Fault codes are generated when the sensors on the engine, transmission and drivetrain detect a pressure or temperature that they feel are indicative of a fault. Event codes are operator-driven – for example, a driver’s action that could cause damage to the machine, such as leaving the parking brake engaged while moving.
Alternatively, a brake over-temperature alarm may indicate that an operator is relying solely on the brakes rather than the machine’s retarders to slow it. That helps a company protect its investment in their equipment – and points out a possible requirement for training or reminding personnel of operating procedures.
However, if a pattern is discerned, such as several vehicles regularly generating braking event codes at certain times, it may indicate that a part of the worksite has excessive slope and requires work to remediate the problem. Many construction vehicles designed to carry payloads will also have weight or counting systems installed to provide data on the amount of material moved or number of trips made each day, measuring this against the amount of fuel burned.
They can also record how long it takes an individual vehicle to make a trip – for example between a quarry’s working face and the crusher. Information can be transmitted to a site office or remote HQ and can also be made available through a web portal to a manager in a remote site, who can pull up the day’s readings on a laptop.
One particular bugbear that can be picked up quickly by telematics, is excessive idling. “If we notice that, we can give that information to the customer and say, ‘Guys, what are you doing with the machines?’” says Komatsu’s Blondeel.
Idling is a habit that many construction companies work hard to curb. Not only is the machine burning fuel without performing useful work, but as vehicle warranties are based on the time an engine is run, idling means that hours of warranty are simply ticking away to no purpose.
“I was demonstrating to a customer last week that they had almost 50% idling time on a machine,” says Volvo’s Brawn. “The customer had a 24/7 operation but at night the machine was just sitting said, engine running. It does very minimal work during the night shift. The clock was being wound up. We’re getting service work from the fact the machine has been doing nothing. It’s good money for us, but it’s not efficient.” Volvo can look at data from its Eco Operator system to determine the quality of an employee’s driving technique. “One of the things we preach is that we use the power and torque in the engine the way it’s designed to be used – it’s not designed to be used flat-out.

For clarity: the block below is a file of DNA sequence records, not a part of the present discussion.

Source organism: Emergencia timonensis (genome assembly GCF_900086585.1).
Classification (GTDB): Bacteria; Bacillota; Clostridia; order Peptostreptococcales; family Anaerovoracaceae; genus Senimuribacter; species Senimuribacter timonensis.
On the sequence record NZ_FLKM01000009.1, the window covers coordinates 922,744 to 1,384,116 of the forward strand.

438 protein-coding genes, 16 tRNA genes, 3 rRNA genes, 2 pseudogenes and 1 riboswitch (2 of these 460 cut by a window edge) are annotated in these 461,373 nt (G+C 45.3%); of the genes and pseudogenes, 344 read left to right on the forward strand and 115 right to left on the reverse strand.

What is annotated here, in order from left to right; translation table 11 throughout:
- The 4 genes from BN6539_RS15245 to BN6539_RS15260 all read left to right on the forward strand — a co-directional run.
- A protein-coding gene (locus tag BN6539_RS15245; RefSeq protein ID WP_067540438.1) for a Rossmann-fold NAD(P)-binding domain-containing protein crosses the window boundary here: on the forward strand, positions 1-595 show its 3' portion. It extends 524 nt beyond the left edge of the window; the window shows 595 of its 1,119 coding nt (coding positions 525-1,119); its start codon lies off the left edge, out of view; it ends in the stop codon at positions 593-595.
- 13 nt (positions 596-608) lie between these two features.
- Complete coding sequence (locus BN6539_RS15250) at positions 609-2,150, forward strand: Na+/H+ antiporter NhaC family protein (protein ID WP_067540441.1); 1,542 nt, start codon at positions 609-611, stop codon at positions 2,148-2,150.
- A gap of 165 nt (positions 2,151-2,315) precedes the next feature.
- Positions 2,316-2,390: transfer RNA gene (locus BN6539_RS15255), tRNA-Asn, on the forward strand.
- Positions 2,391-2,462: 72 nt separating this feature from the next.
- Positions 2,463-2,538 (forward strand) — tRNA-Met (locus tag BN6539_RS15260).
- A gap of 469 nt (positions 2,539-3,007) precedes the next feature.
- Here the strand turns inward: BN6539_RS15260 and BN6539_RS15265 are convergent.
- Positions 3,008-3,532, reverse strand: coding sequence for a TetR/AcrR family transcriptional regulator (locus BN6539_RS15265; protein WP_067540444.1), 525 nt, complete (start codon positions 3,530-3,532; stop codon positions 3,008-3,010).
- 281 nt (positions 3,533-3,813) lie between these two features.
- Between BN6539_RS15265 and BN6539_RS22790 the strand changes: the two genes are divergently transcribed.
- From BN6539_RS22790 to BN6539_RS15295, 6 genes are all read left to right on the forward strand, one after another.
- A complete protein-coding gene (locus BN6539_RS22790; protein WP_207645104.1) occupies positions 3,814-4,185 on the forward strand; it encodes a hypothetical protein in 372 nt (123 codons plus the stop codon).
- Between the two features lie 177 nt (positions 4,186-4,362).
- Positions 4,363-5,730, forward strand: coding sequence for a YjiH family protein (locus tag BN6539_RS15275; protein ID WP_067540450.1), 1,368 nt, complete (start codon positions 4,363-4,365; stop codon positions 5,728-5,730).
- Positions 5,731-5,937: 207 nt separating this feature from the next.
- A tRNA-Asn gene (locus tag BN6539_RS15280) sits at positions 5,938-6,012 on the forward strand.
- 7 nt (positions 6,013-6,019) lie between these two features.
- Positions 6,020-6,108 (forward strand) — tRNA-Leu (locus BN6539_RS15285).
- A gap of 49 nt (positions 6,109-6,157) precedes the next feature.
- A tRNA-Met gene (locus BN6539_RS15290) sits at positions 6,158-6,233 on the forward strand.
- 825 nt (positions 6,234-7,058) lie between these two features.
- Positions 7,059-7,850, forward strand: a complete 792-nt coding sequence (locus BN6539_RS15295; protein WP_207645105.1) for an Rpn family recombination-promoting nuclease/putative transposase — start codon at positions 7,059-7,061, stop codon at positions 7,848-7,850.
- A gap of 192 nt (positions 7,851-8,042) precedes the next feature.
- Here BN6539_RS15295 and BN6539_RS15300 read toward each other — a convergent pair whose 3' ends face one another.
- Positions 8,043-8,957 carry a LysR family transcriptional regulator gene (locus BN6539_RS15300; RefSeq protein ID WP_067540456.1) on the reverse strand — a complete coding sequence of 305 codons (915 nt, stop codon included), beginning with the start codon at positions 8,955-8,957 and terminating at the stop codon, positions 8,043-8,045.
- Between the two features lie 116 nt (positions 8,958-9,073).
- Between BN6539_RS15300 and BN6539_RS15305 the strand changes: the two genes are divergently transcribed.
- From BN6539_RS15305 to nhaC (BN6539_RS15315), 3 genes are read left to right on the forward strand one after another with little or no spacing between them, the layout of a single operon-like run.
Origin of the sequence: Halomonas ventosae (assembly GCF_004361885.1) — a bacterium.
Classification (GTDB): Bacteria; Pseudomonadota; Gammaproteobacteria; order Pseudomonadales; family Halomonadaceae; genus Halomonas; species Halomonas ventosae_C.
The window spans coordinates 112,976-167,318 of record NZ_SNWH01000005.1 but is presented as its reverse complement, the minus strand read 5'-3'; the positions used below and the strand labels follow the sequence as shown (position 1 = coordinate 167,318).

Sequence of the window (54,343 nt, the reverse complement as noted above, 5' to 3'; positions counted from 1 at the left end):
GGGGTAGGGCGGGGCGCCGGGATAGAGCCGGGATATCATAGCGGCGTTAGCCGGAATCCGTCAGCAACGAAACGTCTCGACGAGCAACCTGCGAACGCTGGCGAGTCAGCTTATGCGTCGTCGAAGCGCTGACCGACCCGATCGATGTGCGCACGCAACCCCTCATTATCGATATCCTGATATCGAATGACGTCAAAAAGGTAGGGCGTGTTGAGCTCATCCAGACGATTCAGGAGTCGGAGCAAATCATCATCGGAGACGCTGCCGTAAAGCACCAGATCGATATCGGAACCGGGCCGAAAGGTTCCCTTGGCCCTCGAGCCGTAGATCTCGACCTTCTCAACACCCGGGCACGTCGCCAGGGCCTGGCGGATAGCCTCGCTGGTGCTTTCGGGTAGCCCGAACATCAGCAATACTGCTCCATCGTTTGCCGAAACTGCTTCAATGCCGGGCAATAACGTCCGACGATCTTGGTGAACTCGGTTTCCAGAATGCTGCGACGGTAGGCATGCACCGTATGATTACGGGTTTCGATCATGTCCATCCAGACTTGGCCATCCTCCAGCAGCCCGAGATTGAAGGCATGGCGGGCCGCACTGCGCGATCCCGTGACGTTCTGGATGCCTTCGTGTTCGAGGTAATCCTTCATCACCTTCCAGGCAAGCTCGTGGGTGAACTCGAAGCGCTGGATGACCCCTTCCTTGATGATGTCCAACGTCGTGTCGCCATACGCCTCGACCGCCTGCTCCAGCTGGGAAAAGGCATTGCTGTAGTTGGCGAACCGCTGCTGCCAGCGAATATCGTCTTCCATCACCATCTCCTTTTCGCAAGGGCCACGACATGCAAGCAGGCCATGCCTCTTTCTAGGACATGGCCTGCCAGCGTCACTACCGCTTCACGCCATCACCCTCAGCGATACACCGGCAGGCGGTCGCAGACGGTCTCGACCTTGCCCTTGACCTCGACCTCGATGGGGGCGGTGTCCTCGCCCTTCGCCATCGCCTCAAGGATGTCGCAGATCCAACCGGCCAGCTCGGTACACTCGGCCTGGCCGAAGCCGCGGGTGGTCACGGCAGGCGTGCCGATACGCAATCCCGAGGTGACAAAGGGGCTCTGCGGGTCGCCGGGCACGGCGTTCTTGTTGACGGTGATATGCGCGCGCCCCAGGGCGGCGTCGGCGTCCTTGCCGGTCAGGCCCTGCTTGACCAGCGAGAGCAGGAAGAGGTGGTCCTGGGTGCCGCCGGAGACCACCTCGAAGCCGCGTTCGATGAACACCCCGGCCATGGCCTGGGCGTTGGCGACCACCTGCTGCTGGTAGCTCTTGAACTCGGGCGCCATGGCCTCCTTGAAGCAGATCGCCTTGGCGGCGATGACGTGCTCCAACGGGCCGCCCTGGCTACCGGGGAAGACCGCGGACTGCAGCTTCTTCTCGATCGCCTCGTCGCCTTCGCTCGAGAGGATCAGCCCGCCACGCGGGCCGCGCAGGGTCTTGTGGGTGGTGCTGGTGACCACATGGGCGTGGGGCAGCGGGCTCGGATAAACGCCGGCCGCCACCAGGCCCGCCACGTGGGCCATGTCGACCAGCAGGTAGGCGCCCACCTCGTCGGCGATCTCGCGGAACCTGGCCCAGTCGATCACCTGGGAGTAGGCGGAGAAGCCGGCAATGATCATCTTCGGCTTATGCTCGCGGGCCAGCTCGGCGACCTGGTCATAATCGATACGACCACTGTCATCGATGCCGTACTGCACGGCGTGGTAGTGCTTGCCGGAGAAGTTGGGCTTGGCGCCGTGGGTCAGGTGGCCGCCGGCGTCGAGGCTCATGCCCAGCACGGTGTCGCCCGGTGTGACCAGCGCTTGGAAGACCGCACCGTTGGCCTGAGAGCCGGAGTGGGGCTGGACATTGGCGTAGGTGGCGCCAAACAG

We can educate customers and operators into working more efficiently,” said Brawn. While telematics can point out operating problems, they can also be used to make longer-term changes, he adds. “We can certainly make a difference in behaviour with telematics. If the customers want to drill down into it, they can see fairly quickly the situation with the machine – with excessive idling, you’re burning 3-4 litres of fuel an hour.”
Monitoring problems such as idling can be used to modify behaviour in a more subtle, positive way, rather than just bluntly telling staff to curb bad habits, said Caterpillar’s Thomas.
“Customers that are capturing the most value [from telematics] are the ones that are really driving a process change at a site. If a customer has a telematics device on a vehicle and he takes a monthly fuel burn figure, he will get a certain amount of value from that.
But some people do it weekly, or even daily.” They may post the results in break rooms and tell staff, for example, that the driver with the lowest idling time over the course of a month will get a gift voucher for a local restaurant. That gives personnel an incentive and, as a result, they are more likely to change their behaviour of their own volition.
The destination of data produced by the on-board telematics varies. Some manufacturers will send it direct to owners, or make it available via a web portal. Others will either transmit it to the dealers who sold the vehicle or keep it themselves. In both the latter cases, the vehicle owners will normally have the option to view this, but may have to pay a fee to do so.
Geofencing and geolocation systems can make machines more secure and help address theft
Volvo, for example, makes certain parameters from its Machine Tracking and Information System freely available to customers. Users can see some data, but have to subscribe to software to see all the available information. Not many do, according to Brawn.
Typically, the manufacturer will offer an initial no-cost period but introduce a charge after a certain number of years, in the hope that the owners has by then appreciated the value of the information. This can be integrated into many common fleet management software packages.